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Two Butte preschool programs receive extra support through federal development grant

Two Butte preschool programs receive extra support through federal development grant


On a recent Wednesday morning, Shantel Broadhead’s preschool classroom bustled with hands-on, play-based learning. While two young girls painted on an easel, three boys played with plastic insects in a large tub of water. As a few 4-year-olds built imaginative, Lego-like creations, a few more cooked and shared a meal together in the classroom’s play kitchen. All 16 students moved from one activity to the next with little to no down time, talking and interacting with each other and their teachers as they went.

Busy day at preschool for Emerson Elementary kids

Colin Kahtani, 4, center, passes out plates while wearing a pilot costume as he plays with Troy Griswold, 4, right and Nessa McClelland, 4, at the "dramatic play" station at the preschool in Butte's Emerson Elementary School.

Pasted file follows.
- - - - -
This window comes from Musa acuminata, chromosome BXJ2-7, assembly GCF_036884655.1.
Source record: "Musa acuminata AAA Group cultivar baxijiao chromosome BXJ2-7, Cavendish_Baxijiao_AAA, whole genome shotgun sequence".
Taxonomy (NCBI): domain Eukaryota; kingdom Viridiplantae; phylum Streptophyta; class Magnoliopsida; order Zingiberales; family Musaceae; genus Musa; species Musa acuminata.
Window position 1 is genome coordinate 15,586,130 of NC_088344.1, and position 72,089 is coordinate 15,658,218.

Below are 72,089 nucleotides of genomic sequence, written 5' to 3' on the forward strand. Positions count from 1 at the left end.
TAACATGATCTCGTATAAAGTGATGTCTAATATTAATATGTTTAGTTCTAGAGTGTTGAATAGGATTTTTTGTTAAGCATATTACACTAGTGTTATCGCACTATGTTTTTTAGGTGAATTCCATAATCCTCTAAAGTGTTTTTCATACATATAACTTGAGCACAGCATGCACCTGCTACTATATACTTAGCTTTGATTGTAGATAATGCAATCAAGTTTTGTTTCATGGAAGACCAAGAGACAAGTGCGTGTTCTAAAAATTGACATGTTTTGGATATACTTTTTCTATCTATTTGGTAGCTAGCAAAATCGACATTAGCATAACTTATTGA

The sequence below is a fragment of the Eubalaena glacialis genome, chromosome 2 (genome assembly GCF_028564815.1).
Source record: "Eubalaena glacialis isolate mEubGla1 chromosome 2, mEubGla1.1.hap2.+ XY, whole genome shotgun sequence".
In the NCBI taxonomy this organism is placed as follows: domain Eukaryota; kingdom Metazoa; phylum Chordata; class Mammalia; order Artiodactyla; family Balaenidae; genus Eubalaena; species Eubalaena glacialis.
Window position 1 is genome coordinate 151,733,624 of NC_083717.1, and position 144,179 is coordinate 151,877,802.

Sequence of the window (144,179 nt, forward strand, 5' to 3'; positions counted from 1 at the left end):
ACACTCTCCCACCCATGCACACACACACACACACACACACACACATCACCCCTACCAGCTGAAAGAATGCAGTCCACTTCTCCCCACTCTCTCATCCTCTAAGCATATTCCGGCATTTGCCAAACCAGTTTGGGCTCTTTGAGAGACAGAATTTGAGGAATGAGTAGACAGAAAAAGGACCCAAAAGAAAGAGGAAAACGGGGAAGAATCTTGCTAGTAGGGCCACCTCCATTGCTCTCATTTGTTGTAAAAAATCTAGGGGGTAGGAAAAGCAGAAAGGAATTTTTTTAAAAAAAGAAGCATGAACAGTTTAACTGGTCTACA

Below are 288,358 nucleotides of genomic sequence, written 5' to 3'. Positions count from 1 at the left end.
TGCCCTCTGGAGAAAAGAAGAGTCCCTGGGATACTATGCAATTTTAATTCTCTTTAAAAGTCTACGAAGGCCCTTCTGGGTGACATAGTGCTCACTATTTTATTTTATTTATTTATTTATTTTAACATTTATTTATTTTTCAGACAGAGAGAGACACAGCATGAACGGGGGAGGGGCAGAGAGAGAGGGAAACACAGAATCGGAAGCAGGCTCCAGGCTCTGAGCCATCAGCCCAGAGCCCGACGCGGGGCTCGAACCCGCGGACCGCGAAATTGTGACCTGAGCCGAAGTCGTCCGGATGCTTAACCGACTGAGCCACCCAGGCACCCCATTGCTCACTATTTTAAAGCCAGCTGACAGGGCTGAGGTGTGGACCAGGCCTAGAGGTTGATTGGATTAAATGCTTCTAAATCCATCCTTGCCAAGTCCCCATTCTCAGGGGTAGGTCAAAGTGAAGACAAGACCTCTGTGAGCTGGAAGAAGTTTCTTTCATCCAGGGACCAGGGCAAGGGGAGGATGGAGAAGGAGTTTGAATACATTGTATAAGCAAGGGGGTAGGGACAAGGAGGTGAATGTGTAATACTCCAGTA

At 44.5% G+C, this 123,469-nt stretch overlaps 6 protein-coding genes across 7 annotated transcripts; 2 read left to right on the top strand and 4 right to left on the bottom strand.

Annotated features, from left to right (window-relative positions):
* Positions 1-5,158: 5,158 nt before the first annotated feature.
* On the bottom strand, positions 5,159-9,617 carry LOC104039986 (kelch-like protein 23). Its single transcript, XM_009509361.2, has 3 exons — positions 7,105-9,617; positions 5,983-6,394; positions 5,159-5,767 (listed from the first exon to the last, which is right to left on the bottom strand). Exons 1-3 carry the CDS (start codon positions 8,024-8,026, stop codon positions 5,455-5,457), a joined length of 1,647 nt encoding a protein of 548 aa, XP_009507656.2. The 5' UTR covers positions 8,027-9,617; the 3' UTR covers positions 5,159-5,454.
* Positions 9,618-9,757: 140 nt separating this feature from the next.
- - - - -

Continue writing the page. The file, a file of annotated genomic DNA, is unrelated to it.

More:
At a recent school board meeting, Broadhead shared data to back up the play time in her classroom. In her presentation, Broadhead noted that child development expert Dr. Karyn Purvis found it takes 400 repetitions of something to create a new synapse — or communication pathway — between brain cells, unless those repetitions are done during play — then it only takes 10 to 20 reps.

“Every day students get about one-and-a-half to two hours of free choice time, which really helps them get to a higher level of thinking,” Broadhead said days after the meeting. “Everything we do is play-based.”

Broadhead is one of two teachers in Butte School District No. 1’s preschool program. Based in Emerson Elementary, the program provides education to 32 four-year-olds from mid- to low-income families. The preschool program is one of two in Butte federally funded through the Montana Preschool Development Grant.

In 2015, Montana was one of 18 states to receive a development grant, which put $10 million a year for up to four years toward improving access to quality preschool education in high-need communities across the state. From there, the Montana Office of Public Instruction helped determine which preschool programs were eligible and could commit to meeting the grant’s high-quality requirements.